Why is it so difficult to find professional, flexible work?

Posted: 30/09/2018

At our recent Flexible Work Meetup (cohosted by SubUrban – Kathleen Wright, and Getaflex – Amy Prebble), we discussed the difficulty in finding quality flexible work.  The majority of jobs are advertised as traditional, full-time roles and it is still hard to track down professional flexible positions through recruitment agencies and traditional job boards.  Amy spoke about the following key reasons contributing to the lack of flexible jobs: 

The traditional full-time model has been around for a long time….and there is a reluctance to change 

The 8-hour working day was thought to have been introduced into New Zealand in 1840 by Carpenter Samuel Parnell.  When Parnell arrived in Petone – Wellington, carpenters were in high demand and short supply, and Parnell was able to negotiate 8 hour/day conditions.  Parnell was influenced by the 40-hour week movement which had its origins in the Industrial Revolution in Britain (when the working day could range from 10-16 hours, 6 days a week). 

Many employers still haven’t realised that our workforce is changing

The nature of our work and New Zealand’s demographics have changed considerably since the 8 hour day was introduced in 1840.  Yet our working model has remained the same.  We have an ageing workforce, fewer younger workers, more women working, severe skill shortages and the rise of new technology, which are all critical trends influencing a rising demand for flexible work.

New Zealand’s legislation has changed

In 2015, significant changes were made to the Employment Relations Act 2000.  All employees, men and women can apply for flexible work arrangements (not just caregivers).  You can request flexibility from your first day on the job (rather than after 6 months).  Your employer has to reply in writing within one month (previously three months), including an explanation of any refusal.

There is a strong workforce culture that challenges flexible working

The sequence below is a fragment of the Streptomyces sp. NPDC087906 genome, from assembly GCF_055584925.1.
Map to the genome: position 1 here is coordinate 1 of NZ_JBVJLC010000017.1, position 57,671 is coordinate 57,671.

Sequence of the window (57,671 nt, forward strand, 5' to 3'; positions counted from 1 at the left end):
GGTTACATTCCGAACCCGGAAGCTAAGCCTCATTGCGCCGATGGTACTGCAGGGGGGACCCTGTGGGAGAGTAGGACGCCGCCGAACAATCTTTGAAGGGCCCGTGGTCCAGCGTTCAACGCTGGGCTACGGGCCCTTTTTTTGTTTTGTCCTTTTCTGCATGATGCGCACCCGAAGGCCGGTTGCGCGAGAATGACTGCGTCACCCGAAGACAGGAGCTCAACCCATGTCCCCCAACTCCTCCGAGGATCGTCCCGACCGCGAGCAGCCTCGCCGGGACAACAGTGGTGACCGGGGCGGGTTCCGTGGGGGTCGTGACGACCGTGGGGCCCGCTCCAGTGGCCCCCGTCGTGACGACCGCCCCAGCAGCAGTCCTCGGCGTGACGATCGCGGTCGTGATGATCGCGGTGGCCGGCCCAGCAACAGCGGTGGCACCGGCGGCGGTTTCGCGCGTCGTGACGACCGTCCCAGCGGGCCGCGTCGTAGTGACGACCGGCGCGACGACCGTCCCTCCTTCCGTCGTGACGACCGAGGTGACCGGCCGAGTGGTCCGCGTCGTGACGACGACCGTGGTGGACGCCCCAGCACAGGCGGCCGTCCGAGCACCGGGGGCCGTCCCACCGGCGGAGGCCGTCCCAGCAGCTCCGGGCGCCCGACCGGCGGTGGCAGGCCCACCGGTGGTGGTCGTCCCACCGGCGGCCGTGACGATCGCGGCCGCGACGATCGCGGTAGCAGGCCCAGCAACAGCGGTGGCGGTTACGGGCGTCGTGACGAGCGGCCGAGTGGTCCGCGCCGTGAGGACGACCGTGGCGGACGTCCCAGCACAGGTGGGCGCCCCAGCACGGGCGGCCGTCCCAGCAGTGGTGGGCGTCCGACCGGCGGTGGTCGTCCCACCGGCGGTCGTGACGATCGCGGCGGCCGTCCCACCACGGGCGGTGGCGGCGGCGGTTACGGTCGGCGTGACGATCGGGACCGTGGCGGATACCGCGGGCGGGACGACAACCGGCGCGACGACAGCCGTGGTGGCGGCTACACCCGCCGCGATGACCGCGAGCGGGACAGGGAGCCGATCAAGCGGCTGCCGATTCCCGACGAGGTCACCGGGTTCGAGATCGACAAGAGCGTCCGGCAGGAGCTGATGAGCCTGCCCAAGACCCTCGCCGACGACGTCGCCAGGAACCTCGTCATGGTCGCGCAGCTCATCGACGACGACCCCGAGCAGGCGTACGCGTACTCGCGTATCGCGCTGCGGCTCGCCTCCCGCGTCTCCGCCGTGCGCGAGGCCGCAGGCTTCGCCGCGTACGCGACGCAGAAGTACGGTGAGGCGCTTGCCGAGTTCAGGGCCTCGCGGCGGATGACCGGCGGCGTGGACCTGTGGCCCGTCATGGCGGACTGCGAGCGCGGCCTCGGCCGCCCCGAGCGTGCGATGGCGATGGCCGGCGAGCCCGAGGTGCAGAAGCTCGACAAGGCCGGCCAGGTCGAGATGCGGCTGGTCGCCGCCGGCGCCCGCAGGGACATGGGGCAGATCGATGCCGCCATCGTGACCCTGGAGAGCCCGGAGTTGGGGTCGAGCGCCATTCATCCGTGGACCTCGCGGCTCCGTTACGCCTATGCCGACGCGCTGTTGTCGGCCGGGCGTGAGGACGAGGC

Our workforce culture is focused on hours/days worked rather than outputs/results.  Presenteeism is strong in many workplaces (you need to be seen to be working), and flexible work is often seen as an earned privilege rather than a legitimate and standard way of working. 

Everyone working at the same time and same place is considered easier 

Some employers are concerned about flexible worker costs, impact on managers, client expectations, and staff capacity to do the work.  Addressing these issues requires a focus on the long term benefits for the organisation, rather than the short term change process.

Still seen as a working Mum’s issue, when in reality, flexible working is for everyone

As the diversity of the participants at the Meetup showed, there are many reasons why people are seeking flexible work.  It is a critical issue for senior workers, working parents (Mums and Dads), people with disabilities or illness (including stress), individuals who are starting a business, volunteering, playing a professional sport, pursuing an interest, and commuters.

Lack of awareness of the business benefits

The significant business benefits include attracting and retaining skilled talent, increasing employee engagement & loyalty (reducing turnover), increasing productivity, improving diversity in senior leadership, and greater resilience.


Meetup participants emphasised that this issue has been around for a long time.  While it is positive to see some progressive companies starting to advertise flexible jobs, we need to keep encouraging others to follow.  Together, we can advocate the benefits of flexible work for everyone, to establish a more productive, healthier, diverse and inclusive New Zealand workforce.

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